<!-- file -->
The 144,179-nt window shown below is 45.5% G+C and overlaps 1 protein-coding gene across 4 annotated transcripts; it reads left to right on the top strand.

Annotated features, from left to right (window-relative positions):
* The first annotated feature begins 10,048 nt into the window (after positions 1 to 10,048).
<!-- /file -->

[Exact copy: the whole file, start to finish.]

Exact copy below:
The 144,179-nt window shown below is 45.5% G+C and overlaps 1 protein-coding gene across 4 annotated transcripts; it reads left to right on the top strand.

Annotated features, from left to right (window-relative positions):
* The first annotated feature begins 10,048 nt into the window (after positions 1 to 10,048).